As we shared in our first post in September 2013, many Liberian teachers who have entered the profession since the outset of the civil war have done so without having received any formal training. Christiana Davies, a teacher coach at USAID’s Liberia Teacher Training program (LTTP) asserted that the lack of formal training doesn’t necessarily preclude teachers from becoming successful reading instructors. “If teachers out of high school know how to read well, they can get good results,” she says. “But reading is a key skill for teachers.” From a practical standpoint, this means that coaching support must touch on a teacher’s mastery of core reading skills, too, not solely her mastery of teaching techniques.
How the coaching of teachers works
"It is one of a coach’s first tasks during a support visit to sit down with the teacher to review the lesson plan for the day. Christiana found that practicing reading skills and teaching techniques with the teacher before class was a very effective review strategy."
For instance, if the lesson for the day called for practicing phonemic awareness by blending letter sounds, she and the teacher would first practice saying each of the letter sounds individually. If the teacher’s pronunciation of each sound wasn’t quite accurate, Christiana and the teacher would spend some time repeating the sounds aloud correcting any errors.
Once the teacher’s pronunciation was solid, they could move on to reinforcing the teaching technique. In a lesson on blending letter sounds, Christiana might emphasize using a nonverbal cue—such as a hand wave, or snap of the fingers, or some other gesture—when prompting students to blend the sounds /p/ /a/ /n/ together to form the word “pan.” This would reduce unnecessary “teacher talk” and minimize the time between students’ hearing the individual sounds and hearing the result of blending them.
If the teacher’s skills needed only minor shoring up, Christiana would do so on the spot before class began. However, if the teacher was simply not up to the task that day and more substantial review of the instructional techniques was required, she would step in and deliver that day’s lesson herself as a refresher for the teacher.
"Christiana flagged this as the most rewarding aspect of her work: “I enjoy working with the students the most. Sometimes teachers think the kids are bored…but if you bring excitement to the reading [lesson], you’ll find that they are smart!”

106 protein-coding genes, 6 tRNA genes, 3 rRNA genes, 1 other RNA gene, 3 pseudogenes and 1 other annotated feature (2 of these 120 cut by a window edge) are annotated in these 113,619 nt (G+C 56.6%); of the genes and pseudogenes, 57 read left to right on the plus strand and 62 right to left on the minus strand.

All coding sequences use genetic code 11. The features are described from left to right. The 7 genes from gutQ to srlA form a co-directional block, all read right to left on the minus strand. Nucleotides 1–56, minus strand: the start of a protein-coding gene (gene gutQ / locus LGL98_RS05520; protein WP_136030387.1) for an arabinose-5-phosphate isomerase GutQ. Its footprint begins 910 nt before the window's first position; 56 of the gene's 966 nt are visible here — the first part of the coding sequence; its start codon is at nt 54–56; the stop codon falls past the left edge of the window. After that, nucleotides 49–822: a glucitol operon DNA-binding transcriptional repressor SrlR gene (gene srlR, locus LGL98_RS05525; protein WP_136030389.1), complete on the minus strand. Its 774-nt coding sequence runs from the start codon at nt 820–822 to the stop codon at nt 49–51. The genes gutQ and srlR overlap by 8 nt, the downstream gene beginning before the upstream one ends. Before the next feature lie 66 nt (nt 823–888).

Monitoring teachers’ delivery
Coaching visits also include observing from the rear of the classroom as the teacher delivers a lesson. Watching for certain key markers of the teacher’s performance—like preparedness, mastery of the content, usage of the project’s preferred I do, we do, you do” methodology, and effective teacher-student interactions—coaches complete a classroom observation form and provide written feedback to the teacher on areas of strength and areas for growth. The classroom observation process is repeated for each of the teachers in grades 1 through 3.
Reviewing feedback together
The end of each coaching visit is marked by a collective debriefing session with the teachers and their principal. This is done because principals have an important role to play as leaders and mentors for their teachers.
"Christiana emphasized “Principals are the eyes for the coaches—the principal is supposed to encourage the teacher to teach reading every day.”
What’s more, she said, the principal should be able to step up and fill in for the day if a teacher gets sick. So during the meeting with the teachers and principal, the coach reviews what she has observed, answers any questions, provides any remedial training that might be required, and gives guidance on how the teachers can continue to grow.
Enabling coaches to do more
Providing this level of support to teachers takes a lot of effort and time—which is why reducing the number of schools each coach supports from twelve to six is expected to yield large returns in terms of improved teacher (and thus student) performance.
“If we pay attention to the teachers, they’ll pay attention to the Liberian kids,” Christiana explains. “Now I can make more visits to schools than before. I can give more time and support to teachers who are weaker and help them to become stronger. And I can now have two times as many PTA meetings with parents, teachers, and the community…so we can have a greater impact than before.”
Christiana believes that maintaining such a level of support could have a transformative effect on reading levels, which would in turn have a transformative effect on the country. “[Children who read well] will be able to pass all their subjects. They’ll be able to know things, to say things without fear. They’ll become good leaders for Liberia—doctors, teachers, engineers, and nurses.”